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The aim of this study was to investigate the acute effect of hydration status on glycemic regulation in healthy adults and explore underlying mechanisms. In this randomized crossover trial, 16 healthy adults (8 male) underwent an oral glucose tolerance test (OGTT) when hypohydrated and rehydrated, after four days of pre-trial standardization. One day pre-OGTT, participants were dehydrated for 1-h in a heat-tent with subsequent fluid restriction (HYPO) or replacement (RE). The following day, an OGTT was performed with metabolic rate measures and pre- and post-OGTT muscle biopsies. Peripheral quantitative computer tomography thigh scans were taken pre- and post-intervention to infer changes in cell volume. HYPO (but not RE) induced 1.9±1.2% body mass loss, 2.9±2.7% cell volume reduction, and increased urinary hydration markers, serum osmolality, and plasma copeptin concentration (all p≤0.007). Fasted serum glucose (HYPO 5.10±0.42 mmol∙l; RE 5.02±0.40 mmol∙l; p=0.327) and insulin (HYPO 27.1±9.7 pmol∙L; RE 27.6±9.2 pmol∙L; p=0.809) concentrations were similar between HYPO and RE. Hydration status did not alter the serum glucose ( p=0.627) or insulin ( p=0.200) responses during the OGTT. Muscle water content was lower pre-OGTT after HYPO compared to RE (761±13 g∙kg wet weight versus 772±18 g∙kg RE), but similar post-OGTT (HYPO 779±15 g∙kg versus RE 780±20 g∙kg; time p=0.011; trial*time p = 0.055). Resting energy expenditure was similar between hydration states (stable between -1.21 and 5.94 kJ∙kg∙d; trial p=0.904). Overall, despite acute mild hypohydration increasing plasma copeptin concentrations and decreasing fasted cell volume and muscle water, we found no effect on glycemic regulation.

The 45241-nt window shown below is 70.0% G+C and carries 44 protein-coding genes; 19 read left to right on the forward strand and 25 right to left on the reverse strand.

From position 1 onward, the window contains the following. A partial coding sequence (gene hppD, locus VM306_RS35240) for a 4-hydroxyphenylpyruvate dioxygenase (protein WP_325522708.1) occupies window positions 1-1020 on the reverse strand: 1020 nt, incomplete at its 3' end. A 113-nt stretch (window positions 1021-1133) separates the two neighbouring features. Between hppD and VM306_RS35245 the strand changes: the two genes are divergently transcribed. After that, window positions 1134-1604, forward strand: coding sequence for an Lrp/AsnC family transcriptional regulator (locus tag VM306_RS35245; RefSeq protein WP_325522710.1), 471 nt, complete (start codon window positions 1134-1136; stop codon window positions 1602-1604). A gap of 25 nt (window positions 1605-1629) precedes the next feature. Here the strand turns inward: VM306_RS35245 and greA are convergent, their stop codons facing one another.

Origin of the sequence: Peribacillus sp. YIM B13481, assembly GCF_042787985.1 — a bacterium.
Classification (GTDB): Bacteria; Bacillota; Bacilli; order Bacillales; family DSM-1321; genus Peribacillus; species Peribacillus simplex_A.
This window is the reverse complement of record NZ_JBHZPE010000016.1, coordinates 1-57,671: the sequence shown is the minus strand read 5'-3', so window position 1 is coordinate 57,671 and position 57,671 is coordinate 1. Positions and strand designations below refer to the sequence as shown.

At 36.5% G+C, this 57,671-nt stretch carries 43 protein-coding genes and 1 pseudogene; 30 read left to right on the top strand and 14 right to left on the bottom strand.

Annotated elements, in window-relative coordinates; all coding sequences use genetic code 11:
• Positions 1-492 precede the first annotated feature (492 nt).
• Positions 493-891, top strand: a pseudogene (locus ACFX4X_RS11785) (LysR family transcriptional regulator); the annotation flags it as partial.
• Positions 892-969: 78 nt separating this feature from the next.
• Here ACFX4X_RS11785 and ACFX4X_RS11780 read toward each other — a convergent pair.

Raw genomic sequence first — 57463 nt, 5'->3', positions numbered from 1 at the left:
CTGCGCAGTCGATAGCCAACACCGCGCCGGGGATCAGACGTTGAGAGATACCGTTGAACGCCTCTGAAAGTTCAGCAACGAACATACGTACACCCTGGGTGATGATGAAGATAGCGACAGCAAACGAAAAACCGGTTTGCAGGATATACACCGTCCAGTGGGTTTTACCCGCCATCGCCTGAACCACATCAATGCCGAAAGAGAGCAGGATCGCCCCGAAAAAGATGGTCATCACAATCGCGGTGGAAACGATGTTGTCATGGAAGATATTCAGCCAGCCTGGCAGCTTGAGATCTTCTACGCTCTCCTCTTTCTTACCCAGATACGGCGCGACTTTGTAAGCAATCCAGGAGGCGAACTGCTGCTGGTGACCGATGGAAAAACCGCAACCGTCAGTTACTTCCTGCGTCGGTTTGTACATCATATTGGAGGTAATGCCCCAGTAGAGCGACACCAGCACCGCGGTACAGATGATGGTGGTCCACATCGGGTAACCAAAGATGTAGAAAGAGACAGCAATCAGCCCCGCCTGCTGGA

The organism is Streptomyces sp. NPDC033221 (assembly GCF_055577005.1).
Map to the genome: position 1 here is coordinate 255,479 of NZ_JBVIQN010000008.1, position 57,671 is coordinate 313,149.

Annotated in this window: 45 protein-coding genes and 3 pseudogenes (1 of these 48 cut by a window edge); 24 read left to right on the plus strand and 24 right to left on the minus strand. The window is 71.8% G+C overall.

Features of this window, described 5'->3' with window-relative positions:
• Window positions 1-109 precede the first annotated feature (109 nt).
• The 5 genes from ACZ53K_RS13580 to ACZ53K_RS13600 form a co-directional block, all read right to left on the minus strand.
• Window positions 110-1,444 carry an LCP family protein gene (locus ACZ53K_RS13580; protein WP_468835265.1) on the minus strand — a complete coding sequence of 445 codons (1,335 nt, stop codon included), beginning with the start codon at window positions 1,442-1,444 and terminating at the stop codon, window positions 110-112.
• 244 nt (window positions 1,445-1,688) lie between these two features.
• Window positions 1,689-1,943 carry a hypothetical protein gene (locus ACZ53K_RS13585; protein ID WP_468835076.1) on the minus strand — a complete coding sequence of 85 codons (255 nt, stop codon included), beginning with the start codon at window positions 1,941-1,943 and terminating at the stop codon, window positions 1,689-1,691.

This article was published in the following journal.
Name: Journal of applied physiology (Bethesda, Md. : 1985)
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